Wednesday, April 20, 2016

On elegant egrets and big clumsy oafs

Same park, four years ago

The juvenile great egrets stand on the nest calling out lunchlunchlunchlunch until an adult flies up with some take-out and quiets them down—briefly. A few quick swallows and they're begging again for lunchlunchlunchlunch, but this time a gangly chick perches on the edge of the nest, spreads its wings, and stretches out its pointy beak in a pose that would look fierce if the chick didn't so much resemble a fuzzy plush toy. 

I’ve come to this park a few minutes’ drive from my parents’ house to decompress from the stress of accompanying my mom to a long session of chemotherapy. All morning I’ve been listening to IV pumps beeping, patients vomiting, and frustrated people lashing out at the very people trying to help them, so it’s a real treat to sit in the park and listen as the egret chicks issue insistent demands and their parents glide gracefully to the nest.

I wish I could do that—gracefully glide in and provide instant relief. I feel like a big clumsy oaf, trying to lift my mom into a wheelchair or wipe her drippy nose or help her brush her hair. Her hair is fine and soft, still lively with curls. Brushing her hair is easy except when she can’t find the strength to sit up. When I brush my granddaughter’s hair, I have to remind her to sit still, but I’m happy if my mom will just sit up long enough to let me run the brush through. (And I'm happy that she still has hair. How long until it the chemo takes its inevitable toll?)

When it all gets to be too much, I get away—to look at the egrets at the park or visit an old friend at a coffee shop. We compare notes—Our parents! Our children! All the people who need something from us right now, something much more complicated than lunchlunchlunchlunch, so much more that we sometimes have trouble finding that fine line between helping and hurting.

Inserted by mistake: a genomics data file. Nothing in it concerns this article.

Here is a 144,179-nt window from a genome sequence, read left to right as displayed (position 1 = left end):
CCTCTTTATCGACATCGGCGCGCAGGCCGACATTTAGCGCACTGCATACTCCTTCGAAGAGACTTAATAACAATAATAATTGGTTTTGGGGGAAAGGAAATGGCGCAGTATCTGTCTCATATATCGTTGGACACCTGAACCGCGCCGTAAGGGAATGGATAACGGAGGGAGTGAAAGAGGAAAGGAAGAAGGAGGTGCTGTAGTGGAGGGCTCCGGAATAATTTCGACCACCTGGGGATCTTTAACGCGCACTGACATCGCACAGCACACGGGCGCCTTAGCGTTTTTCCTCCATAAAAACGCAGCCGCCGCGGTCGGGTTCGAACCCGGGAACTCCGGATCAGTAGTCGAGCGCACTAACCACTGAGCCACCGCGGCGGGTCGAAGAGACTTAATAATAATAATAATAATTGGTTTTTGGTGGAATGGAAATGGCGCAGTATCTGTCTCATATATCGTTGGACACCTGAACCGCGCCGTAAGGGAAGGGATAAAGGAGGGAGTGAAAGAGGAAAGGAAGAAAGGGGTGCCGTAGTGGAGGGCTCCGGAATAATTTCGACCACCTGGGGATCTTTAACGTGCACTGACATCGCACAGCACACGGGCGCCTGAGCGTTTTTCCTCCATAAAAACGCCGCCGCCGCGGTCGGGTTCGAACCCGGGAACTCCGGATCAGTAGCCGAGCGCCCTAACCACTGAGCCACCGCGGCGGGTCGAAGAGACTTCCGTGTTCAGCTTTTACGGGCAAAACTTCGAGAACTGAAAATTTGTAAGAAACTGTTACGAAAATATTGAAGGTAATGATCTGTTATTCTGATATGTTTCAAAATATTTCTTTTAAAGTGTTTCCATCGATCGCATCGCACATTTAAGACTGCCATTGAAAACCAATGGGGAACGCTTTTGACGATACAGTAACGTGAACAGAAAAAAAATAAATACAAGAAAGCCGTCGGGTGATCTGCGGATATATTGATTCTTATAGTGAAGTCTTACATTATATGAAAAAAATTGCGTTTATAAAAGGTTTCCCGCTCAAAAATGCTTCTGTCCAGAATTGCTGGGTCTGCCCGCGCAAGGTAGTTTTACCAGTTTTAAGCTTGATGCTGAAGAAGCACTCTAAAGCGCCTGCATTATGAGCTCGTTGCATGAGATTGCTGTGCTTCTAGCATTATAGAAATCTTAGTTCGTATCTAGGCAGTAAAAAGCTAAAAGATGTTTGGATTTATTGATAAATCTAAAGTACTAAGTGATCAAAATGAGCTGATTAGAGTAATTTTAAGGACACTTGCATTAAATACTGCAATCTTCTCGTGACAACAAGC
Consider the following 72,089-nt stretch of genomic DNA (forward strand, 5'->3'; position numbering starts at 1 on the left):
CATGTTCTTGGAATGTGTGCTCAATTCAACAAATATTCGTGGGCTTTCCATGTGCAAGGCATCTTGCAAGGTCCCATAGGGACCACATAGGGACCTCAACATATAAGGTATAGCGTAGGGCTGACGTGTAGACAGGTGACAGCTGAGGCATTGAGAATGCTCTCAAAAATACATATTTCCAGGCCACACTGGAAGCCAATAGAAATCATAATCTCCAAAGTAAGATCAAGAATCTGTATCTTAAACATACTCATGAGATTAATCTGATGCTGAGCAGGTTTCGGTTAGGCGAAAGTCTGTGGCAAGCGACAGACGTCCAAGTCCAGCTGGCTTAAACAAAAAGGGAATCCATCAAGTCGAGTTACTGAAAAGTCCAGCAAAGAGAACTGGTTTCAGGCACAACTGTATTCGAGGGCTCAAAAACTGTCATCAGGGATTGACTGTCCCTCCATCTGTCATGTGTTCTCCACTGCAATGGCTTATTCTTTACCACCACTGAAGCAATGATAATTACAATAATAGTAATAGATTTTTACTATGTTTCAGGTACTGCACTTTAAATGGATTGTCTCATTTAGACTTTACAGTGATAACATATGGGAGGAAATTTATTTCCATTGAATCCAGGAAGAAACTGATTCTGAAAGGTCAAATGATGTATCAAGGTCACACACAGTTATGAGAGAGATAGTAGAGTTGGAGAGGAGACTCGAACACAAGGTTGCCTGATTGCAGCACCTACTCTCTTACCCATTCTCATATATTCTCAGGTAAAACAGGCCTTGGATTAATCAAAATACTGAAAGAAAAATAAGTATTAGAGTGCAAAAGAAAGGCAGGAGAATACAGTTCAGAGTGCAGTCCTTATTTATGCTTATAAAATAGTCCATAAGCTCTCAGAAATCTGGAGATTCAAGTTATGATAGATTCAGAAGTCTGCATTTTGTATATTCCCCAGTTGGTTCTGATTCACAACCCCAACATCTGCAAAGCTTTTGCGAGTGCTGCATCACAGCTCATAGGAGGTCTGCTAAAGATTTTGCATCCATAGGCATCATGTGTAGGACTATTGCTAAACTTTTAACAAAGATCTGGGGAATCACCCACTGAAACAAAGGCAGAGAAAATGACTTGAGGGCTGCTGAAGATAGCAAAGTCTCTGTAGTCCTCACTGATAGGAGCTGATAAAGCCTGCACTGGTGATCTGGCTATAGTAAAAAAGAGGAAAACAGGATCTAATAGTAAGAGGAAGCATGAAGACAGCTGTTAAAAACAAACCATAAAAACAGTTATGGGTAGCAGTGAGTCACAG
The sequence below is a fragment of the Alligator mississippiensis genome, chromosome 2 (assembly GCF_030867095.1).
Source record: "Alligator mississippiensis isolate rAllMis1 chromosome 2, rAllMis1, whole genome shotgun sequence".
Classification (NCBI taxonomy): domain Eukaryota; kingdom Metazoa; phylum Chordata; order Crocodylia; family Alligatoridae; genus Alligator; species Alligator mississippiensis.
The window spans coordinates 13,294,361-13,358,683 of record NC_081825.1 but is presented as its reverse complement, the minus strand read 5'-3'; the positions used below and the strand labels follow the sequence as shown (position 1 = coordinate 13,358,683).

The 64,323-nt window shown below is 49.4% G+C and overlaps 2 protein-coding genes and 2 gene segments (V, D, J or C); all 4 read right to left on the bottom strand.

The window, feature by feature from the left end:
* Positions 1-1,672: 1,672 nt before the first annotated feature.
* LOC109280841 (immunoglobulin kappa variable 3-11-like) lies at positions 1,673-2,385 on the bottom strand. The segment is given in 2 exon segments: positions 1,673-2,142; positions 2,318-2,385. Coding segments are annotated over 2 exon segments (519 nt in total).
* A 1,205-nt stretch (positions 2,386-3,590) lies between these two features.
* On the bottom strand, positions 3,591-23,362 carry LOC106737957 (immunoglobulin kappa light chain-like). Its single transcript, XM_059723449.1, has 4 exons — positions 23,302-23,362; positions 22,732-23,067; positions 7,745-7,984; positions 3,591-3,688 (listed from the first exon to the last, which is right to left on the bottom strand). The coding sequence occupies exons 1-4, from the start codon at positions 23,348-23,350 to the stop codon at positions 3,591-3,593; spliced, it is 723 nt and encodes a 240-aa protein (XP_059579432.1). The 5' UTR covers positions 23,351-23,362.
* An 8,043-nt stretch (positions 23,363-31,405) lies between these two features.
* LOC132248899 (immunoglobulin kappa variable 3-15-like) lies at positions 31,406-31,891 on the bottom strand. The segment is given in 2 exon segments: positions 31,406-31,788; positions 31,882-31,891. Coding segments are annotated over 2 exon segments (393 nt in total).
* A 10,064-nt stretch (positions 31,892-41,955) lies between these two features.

But still I try, stumbling in gracelessly and doing what I can until I just can't, which is when I go to the egrets and allow them to feed my spirit. (If I opened my mouth wide and called lunchlunchlunchlunch, what would they bring me?)


Contingent Cassandra said...

Glad you have somewhere nearby to briefly escape, breathe, and regroup, as well as friends with whom to process. Nothing makes such a situation easy, but those are good things to have.

Bardiac said...

Bev, My thoughts are with you and your Mom.

This is beautifully written. Thank you for that.

Anonymous said...

I am so glad we could get together to compare notes. You are NOT a clumsy oaf. You are serving an important purpose. I saw how loving you are with your mom. Only God knows what the outcome will be...for know, just know you are being the very best of daughters and an incredible comfort to both your parents.

Anonymous said...

now, not know. Typing to fast gets me in trouble every time!

Anonymous said...

There I go again...too not to. I'm done!

Bev said...

Thanks, everyone. There's nothing like a little crisis to help us see how much we need each other. Doing much better today!